There’s no one-size-fits-all method of birth control, so it’s important to do your research to determine what works for you and your reproductive health. You should also consult your healthcare provider to review your options, including hormonal contraceptive methods. Finally, if things do not go as planned and you’re concerned about an unwanted pregnancy, you may consider emergency contraception.
Here is a summary of the reversible non-hormonal birth control options and their pros and cons.
Some questions you may ask yourself when choosing a birth control method include:
- How often do you have sex? For women who have consistent sex with a consistent partner, IUDs can offer effective protection against pregnancy. Women having less frequent intercourse or more irregular partners might consider condoms to prevent both pregnancy and STIs.
- Do you want to have children someday? If so, how soon? None of these birth control options (other than surgical sterilization) will impact your ability to get pregnant in the future, but they might influence the timeline. If you’re looking to have a baby in the next few months, an IUD might not be the best option for you since it needs to be inserted and removed by a healthcare provider. If you’re looking to wait longer, an IUD can last up to 10 years.
- Do you also need protection against HIV and other STIs? As we mentioned earlier, condoms and abstinence are the only non-hormonal birth control methods that protect people from pregnancy and STIs.
- Bartz, D.A. (2020). Pericoital contraception: diaphragm, cervical cap, spermicides, and sponge. In UptoDate. Schreiber, C.A. and Eckler, K. (Eds.). Retrieved from https://www.uptodate.com/contents/pericoital-contraception-diaphragm-cervical-cap-spermicides-and-sponge
- Beksinska, M., Wong, R., & Smit, J. (2020). Male and female condoms: their key role in pregnancy and STI/HIV prevention. Best Practice & Research Clinical Obstetrics & Gynaecology, 66, 55–67. doi: 10.1016/j.bpobgyn.2019.12.001. Retrieved from https://pubmed.ncbi.nlm.nih.gov/32007451/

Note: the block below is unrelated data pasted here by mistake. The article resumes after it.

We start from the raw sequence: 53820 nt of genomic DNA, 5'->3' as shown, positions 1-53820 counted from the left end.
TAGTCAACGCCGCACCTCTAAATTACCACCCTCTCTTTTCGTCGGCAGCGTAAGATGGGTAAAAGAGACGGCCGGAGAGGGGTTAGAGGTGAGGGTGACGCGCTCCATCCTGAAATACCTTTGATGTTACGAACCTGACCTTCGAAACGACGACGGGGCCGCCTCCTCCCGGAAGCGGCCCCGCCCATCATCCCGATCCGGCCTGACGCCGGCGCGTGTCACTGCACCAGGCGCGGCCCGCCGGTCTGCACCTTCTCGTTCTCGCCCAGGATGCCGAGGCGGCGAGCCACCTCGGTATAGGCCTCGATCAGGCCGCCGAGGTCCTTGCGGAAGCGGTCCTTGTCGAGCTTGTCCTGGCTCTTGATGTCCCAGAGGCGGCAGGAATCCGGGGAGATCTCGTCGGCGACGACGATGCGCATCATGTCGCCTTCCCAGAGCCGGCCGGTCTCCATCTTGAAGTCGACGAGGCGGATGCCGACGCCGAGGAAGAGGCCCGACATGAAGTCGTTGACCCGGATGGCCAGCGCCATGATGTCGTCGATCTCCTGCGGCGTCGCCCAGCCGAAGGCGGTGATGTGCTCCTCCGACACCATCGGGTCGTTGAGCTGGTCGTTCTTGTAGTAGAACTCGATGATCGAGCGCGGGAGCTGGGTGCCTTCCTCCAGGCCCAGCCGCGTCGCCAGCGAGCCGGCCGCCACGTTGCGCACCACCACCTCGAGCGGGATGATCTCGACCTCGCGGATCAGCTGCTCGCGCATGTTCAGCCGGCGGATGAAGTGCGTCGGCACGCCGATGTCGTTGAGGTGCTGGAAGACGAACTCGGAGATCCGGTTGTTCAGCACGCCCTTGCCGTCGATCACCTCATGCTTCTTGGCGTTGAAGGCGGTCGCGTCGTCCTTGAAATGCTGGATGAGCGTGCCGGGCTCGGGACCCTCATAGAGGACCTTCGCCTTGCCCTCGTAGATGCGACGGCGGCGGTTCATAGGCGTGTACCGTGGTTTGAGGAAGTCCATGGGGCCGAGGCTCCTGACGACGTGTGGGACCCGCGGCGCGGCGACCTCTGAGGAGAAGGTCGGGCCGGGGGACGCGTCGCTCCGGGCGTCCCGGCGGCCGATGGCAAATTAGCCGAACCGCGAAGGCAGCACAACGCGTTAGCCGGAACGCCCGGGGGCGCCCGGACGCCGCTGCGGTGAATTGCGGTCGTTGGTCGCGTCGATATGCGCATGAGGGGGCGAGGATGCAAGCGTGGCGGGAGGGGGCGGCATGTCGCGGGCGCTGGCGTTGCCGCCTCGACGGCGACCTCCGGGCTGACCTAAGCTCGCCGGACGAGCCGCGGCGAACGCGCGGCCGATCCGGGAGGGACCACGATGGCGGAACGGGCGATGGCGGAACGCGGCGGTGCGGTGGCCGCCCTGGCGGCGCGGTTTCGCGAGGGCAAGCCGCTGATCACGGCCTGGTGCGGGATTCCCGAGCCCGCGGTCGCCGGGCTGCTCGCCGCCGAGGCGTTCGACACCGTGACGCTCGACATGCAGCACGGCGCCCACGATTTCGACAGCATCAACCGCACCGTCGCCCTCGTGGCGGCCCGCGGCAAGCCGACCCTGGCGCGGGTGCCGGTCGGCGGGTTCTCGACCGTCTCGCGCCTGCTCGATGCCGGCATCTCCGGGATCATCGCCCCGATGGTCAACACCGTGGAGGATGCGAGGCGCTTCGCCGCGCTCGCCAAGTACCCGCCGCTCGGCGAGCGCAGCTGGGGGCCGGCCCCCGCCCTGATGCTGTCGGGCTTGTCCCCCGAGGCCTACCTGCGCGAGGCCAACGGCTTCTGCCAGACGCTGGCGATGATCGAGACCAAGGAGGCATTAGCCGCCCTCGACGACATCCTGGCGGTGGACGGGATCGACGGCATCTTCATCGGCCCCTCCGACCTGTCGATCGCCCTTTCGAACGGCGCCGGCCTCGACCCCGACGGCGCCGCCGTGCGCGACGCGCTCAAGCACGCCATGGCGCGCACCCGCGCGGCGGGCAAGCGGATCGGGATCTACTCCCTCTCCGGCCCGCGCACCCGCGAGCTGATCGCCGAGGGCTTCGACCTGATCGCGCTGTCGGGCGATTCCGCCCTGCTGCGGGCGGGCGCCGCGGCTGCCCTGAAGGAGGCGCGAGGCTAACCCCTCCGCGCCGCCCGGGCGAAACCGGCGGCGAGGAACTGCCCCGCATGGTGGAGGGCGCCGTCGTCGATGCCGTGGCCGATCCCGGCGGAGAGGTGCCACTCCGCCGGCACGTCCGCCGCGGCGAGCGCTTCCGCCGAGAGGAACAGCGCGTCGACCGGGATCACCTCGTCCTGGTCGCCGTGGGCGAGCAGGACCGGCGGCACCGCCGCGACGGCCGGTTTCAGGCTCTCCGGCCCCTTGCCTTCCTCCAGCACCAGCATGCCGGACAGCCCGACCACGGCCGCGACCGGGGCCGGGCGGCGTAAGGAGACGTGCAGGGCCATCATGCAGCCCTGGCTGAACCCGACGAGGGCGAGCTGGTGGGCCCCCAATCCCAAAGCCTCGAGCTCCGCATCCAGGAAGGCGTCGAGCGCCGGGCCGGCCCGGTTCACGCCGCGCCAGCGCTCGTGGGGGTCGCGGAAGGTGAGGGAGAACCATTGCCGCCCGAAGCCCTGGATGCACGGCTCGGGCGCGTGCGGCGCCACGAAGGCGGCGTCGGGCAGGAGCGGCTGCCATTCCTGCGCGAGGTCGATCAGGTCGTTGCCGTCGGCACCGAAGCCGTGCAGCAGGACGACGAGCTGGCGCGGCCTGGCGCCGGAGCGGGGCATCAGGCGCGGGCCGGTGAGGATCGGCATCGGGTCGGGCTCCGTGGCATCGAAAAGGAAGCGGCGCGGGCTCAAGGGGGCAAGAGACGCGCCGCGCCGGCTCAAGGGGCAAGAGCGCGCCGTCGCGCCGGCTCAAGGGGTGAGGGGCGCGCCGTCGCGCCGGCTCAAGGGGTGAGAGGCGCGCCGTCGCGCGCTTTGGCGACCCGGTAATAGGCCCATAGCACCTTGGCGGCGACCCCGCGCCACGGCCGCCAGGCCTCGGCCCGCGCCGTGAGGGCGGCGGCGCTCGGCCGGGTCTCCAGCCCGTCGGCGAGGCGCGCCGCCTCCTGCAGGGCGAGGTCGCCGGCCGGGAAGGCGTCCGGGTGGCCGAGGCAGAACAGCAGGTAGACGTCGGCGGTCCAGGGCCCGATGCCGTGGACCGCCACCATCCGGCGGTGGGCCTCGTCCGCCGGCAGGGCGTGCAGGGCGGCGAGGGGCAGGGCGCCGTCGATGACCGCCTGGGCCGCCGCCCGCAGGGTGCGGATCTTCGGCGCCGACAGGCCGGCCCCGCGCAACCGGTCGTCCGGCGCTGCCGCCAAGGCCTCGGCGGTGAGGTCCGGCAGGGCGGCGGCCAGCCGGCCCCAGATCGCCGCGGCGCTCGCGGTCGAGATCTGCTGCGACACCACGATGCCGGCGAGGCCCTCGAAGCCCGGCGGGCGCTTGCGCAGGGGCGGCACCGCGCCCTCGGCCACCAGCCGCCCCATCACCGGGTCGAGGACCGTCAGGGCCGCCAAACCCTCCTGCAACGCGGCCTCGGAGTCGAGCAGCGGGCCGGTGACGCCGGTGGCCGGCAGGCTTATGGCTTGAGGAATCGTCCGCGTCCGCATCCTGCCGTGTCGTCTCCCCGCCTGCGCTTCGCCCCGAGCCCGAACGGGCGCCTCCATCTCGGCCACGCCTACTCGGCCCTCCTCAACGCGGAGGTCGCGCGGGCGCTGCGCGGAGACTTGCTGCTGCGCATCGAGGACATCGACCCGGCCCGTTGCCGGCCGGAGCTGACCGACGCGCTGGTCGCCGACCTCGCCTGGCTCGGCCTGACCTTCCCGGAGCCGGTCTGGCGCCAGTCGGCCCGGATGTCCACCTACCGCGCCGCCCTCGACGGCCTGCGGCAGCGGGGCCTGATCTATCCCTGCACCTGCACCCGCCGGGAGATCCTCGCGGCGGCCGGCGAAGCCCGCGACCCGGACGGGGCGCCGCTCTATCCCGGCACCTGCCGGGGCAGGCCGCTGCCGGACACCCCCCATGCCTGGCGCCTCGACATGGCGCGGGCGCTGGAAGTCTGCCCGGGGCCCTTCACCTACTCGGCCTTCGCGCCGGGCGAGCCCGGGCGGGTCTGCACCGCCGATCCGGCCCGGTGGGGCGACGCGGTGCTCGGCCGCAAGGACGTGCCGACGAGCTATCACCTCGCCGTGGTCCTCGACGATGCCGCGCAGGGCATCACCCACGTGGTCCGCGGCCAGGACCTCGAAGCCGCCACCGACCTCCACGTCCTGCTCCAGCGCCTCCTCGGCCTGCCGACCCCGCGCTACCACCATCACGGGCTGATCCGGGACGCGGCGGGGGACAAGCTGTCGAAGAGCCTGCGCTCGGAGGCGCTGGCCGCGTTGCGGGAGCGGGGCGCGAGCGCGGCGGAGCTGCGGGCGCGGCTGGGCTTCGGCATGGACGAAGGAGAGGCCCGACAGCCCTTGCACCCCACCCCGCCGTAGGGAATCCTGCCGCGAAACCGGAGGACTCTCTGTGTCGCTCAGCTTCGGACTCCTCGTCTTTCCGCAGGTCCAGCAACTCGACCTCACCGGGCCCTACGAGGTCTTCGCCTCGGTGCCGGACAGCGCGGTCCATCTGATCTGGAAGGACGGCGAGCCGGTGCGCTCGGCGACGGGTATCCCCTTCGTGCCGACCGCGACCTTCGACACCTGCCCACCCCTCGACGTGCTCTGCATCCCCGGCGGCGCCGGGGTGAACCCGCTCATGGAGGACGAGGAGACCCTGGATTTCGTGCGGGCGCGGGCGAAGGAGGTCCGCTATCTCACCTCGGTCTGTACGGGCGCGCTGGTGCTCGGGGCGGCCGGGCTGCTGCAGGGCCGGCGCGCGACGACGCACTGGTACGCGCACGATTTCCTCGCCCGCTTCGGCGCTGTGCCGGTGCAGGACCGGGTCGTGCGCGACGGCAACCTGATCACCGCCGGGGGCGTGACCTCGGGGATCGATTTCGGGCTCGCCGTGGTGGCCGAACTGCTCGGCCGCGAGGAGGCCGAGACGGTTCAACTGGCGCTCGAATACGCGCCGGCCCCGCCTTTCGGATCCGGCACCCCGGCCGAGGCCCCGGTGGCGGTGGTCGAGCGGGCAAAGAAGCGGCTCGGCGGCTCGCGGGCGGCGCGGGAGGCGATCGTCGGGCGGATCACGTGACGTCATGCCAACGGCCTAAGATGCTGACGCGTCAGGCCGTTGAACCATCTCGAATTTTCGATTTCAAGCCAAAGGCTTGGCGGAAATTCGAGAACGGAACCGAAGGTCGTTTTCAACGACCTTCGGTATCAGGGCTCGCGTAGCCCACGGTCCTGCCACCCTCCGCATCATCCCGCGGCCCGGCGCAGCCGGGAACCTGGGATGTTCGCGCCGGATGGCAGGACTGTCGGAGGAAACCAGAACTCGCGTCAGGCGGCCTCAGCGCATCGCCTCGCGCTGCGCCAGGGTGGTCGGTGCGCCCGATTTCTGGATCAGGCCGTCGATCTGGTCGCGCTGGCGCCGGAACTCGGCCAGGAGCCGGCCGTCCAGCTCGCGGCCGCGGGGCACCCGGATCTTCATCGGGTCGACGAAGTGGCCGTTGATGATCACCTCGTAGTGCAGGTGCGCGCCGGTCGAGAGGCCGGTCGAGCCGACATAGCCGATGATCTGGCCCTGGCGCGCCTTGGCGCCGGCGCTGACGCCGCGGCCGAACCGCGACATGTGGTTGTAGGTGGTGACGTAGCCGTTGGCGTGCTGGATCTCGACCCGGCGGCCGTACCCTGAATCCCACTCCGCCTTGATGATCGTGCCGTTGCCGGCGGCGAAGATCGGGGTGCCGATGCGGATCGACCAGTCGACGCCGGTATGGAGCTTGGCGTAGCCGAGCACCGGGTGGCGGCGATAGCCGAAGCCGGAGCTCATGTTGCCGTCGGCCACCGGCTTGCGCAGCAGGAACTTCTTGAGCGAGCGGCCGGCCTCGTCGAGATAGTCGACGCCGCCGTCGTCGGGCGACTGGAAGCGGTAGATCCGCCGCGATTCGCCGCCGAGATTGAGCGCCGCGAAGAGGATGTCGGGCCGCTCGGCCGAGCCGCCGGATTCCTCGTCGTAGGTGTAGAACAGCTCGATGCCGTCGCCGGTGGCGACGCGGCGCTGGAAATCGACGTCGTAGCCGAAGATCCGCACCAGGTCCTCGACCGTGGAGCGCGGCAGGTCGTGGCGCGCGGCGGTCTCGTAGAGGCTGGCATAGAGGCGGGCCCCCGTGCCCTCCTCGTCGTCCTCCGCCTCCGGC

- Centers for Disease Control and Prevention (CDC). (2020). Contraception. Retrieved on May 4, 2021 from https://www.cdc.gov/reproductivehealth/contraception/index.htm
- Copen, C.E. (2017). Condom use during sexual intercourse among women and men aged 15–44 in the United States: 2011–2015 National Survey of Family Growth. National Health Statistics Report, no 105. Retrieved from https://www.cdc.gov/nchs/data/nhsr/nhsr105.pdf
- Daniels K and Abma JC. (2018). Current contraceptive status among women aged 15–49: United States, 2015–2017. NCHS Data Brief, no 327. Hyattsville, MD: National Center for Health Statistics. Retrieved from https://www.cdc.gov/nchs/data/databriefs/db327-h.pdf
- Hubacher, D., Chen, P. L., Park, S. (2009). Side effects from the copper IUD: do they decrease over time? Contraception. doi: 10.1016/j.contraception.2008.11.012. Retrieved from https://www.ncbi.nlm.nih.gov/pmc/articles/PMC2702765/
- Kavanaugh, M. L., Jerman, J. (2018). Contraceptive method use in the United States: trends and characteristics between 2008, 2012 and 2014. Contraception. doi: 10.1016/j.contraception.2017.10.003. Retrieved from https://www.ncbi.nlm.nih.gov/pmc/articles/PMC5959010/
- Lanzola EL, Ketvertis K. (2020). Intrauterine device. In: StatPearls [Internet]. Treasure Island (FL): StatPearls Publishing; 2021 Jan-. Retrieved from https://www.ncbi.nlm.nih.gov/books/NBK557403/
- Madden, T. (2020-a). Intrauterine contraception: background and device types. In UptoDate. Schreiber, C.A. and Eckler, K. (Eds.). Retrieved from https://www.uptodate.com/contents/intrauterine-contraception-background-and-device-types
- Madden, T. (2020-b). Intrauterine contraception: Candidates and device selection. In UptoDate. Schreiber, C.A. and Eckler, K. (Eds.). Retrieved from https://www.uptodate.com/contents/intrauterine-contraception-candidates-and-device-selection
- Hoke, T., Stone, K.M., Steiner, M.J., and Warner, L. (2020). Female condoms. In UptoDate. Schreiber, C.A. and Eckler, K. (Eds.). Retrieved from https://www.uptodate.com/contents/female-condoms
- Horvath S, Schreiber CA, Sonalkar S. (2018). Contraception. In: Feingold KR, Anawalt B, Boyce A, et al., editors. Endotext [Internet]. South Dartmouth (MA): MDText.com, Inc.; 2000-. Retrieved from https://www.ncbi.nlm.nih.gov/books/NBK279148/
- Stormont G, Deibert CM. (2020). Vasectomy. In: StatPearls [Internet]. Treasure Island (FL): StatPearls Publishing; 2021 Jan-. Retrieved from https://www.ncbi.nlm.nih.gov/books/NBK549904/
- Sung S, Abramovitz A. (2020). Natural family planning. In: StatPearls [Internet]. Treasure Island (FL): StatPearls Publishing; 2021 Jan-. Retrieved from https://www.ncbi.nlm.nih.gov/books/NBK546661/
- Sung S, Abramovitz A. (2021). Tubal ligation. In: StatPearls [Internet]. Treasure Island (FL): StatPearls Publishing; 2021 Jan-. Retrieved from https://www.ncbi.nlm.nih.gov/books/NBK549873/